What’s so great about spinach?

What’s so great about spinach?

You may remember a post we did last fall about pyrroquinoline quinine, a mighty antioxidant that protects our bodies at the cellular level and promotes the formation of new healthy cells in the brain and heart. PQQ is primarily found in leafy greens so yes; we did mention spinach in that post. And it is also true that we have done a post about leafy greens in general but I promise you, this is not a cry for help as dementia sets in and I write the same post over and over again (although I can totally see that happening, in which case… help me). We thought spinach deserved it very own spotlight since it really is one of natures healthiest foods. I mean, what did you think; Popeye was just another pretty cartoon face?

 

So here’s the low down. One cup of raw spinach provides 5% of your daily iron needs and 14% of your vitamin C. And while Popeye was fixated on the iron in his favourite food, the true antioxidant power of spinach is its Vitamin A; a whopping 56% of your daily requirement in that one cup. And get this; it actually has no Vitamin A in it. Say Whaaat? Nature is wacky on occasion (witness the axolotl… seriously, Google it!) Back on topic, spinach has a high “retinol equivalent activity”. According to www.spinachwords.comalthough spinach doesn’t have Vitamin A per se, it has lots of beta carotene which the body converts into Vitamin A (or retinol) and which is essential for “growth, bone formation and fighting viral and respiratory infections”. Really, it screams “feed me to your children ASAP!”

Spinach is also very on trend these days. Inflammation is a current buzzword in the nutrition field with our relatively modern understanding of how certain foods, even seemingly healthy foods can contribute to inflammation in the body which is believed to damage cells and contribute to all manner of disease from arthritis to cancer. According to the US National Libraries of Medicine, spinach contains glycoglycerolipids which are powerful agents with “anti-oxidative and anti-inflammatory effects…and may be useful for the prevention of inflammatory diseases.”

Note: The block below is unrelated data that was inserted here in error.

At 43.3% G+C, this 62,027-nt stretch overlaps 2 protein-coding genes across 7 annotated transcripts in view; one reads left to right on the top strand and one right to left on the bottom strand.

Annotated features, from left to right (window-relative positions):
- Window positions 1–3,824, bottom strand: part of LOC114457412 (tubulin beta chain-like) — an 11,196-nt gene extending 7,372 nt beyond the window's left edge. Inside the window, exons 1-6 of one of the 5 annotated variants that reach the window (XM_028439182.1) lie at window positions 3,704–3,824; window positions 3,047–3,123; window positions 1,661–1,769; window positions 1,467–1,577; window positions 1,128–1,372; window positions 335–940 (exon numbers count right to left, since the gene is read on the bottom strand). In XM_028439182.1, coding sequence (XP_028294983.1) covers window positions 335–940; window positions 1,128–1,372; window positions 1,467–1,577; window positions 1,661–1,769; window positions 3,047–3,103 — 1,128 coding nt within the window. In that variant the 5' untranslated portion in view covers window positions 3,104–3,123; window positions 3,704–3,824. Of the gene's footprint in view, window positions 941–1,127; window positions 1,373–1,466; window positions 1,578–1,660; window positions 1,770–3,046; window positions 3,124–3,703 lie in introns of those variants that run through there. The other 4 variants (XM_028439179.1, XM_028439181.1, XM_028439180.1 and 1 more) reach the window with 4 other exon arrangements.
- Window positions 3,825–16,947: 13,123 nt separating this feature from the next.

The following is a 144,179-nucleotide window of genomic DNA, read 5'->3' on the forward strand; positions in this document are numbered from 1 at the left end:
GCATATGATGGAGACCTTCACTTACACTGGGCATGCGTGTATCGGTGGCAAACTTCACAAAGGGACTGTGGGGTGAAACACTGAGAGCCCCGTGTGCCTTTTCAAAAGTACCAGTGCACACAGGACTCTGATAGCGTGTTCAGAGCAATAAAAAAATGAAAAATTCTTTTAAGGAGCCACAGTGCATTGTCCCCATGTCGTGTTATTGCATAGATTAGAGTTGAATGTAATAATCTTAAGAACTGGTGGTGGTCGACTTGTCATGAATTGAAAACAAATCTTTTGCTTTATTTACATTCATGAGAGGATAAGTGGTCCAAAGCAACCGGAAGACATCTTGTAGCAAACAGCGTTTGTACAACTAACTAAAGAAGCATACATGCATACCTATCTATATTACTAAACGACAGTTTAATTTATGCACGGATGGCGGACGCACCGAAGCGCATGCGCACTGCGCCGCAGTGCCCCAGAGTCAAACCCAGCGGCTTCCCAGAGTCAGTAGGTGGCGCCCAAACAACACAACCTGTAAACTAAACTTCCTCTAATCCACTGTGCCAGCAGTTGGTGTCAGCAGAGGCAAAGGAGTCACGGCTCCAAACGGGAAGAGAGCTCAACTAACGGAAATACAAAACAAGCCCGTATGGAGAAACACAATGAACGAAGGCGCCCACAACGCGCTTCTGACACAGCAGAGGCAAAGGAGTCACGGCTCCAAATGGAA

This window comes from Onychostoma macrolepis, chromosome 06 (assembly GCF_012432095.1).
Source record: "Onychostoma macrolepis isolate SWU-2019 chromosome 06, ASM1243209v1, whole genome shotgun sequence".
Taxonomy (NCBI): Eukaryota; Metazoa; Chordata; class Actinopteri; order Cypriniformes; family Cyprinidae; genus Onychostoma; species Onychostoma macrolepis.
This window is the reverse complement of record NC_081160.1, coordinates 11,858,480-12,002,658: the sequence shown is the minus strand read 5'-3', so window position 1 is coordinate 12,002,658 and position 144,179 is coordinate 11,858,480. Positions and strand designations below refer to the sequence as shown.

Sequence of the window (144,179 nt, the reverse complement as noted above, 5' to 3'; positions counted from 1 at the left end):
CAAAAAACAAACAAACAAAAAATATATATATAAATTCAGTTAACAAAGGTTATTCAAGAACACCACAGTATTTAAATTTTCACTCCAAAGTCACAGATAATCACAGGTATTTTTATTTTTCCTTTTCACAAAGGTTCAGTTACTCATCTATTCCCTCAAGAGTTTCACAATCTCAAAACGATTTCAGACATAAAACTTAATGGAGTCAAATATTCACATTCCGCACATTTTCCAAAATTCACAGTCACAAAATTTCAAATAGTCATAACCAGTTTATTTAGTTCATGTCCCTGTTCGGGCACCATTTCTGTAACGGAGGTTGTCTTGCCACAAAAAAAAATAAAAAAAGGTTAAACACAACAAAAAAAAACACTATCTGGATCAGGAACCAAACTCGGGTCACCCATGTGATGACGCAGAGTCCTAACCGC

So the question (as always and forever) is “how do I get my kids to eat spinach if they only eat candy and things that are beige”. True, spinach can be a tough sell. Many kids just seem born programmed to be suspicious of all things green. The good(ish) news is, the nutrients in spinach are most potent if served raw or minimally cooked (quickly steamed, boiled or sautéed).  If you happen to have a salad lover, it can be thrown into the mix with other greens they know and like and their favourite dressing. But it can also be added to a smoothie disguised as a fruity treat or blended into sauces, soups and dips. And why not get Popeye on the case?  According to Wikipedia, “Consumption of spinach increased 33 percent in the United States between 1931 and 1936 as Popeye gained popularity. Using Popeye as a role model for healthier eating may work; a 2010 study revealed that children increased their vegetable consumption after watching Popeye cartoons.”  Who among us is above singing a little at the dinner table? And a one and a two! I’m strong to the finish, cause I eats my spinach…..you do what you have to do.

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2 Comments

  1. Lori
    May 09, 09:50 Reply

    I love spinach and throw it in wherever I can. But what’s the nutritional benefit of frozen spinach? I buy pre-frozen cubes (the size of golf balls) and drop them into pretty much anything I’m cooking. Am I wasting my time because its not fresh? Would love your insight!

  2. Kathy
    May 09, 22:21 Reply

    Good news Lori, frozen spinach is as good if not better than fresh! That’s because, like a lot of fruits and veggies, spinach starts to lose some of its nutritional potency after about four days in the fridge. Frozen is normally packaged right after picking so it retains those nutrients.

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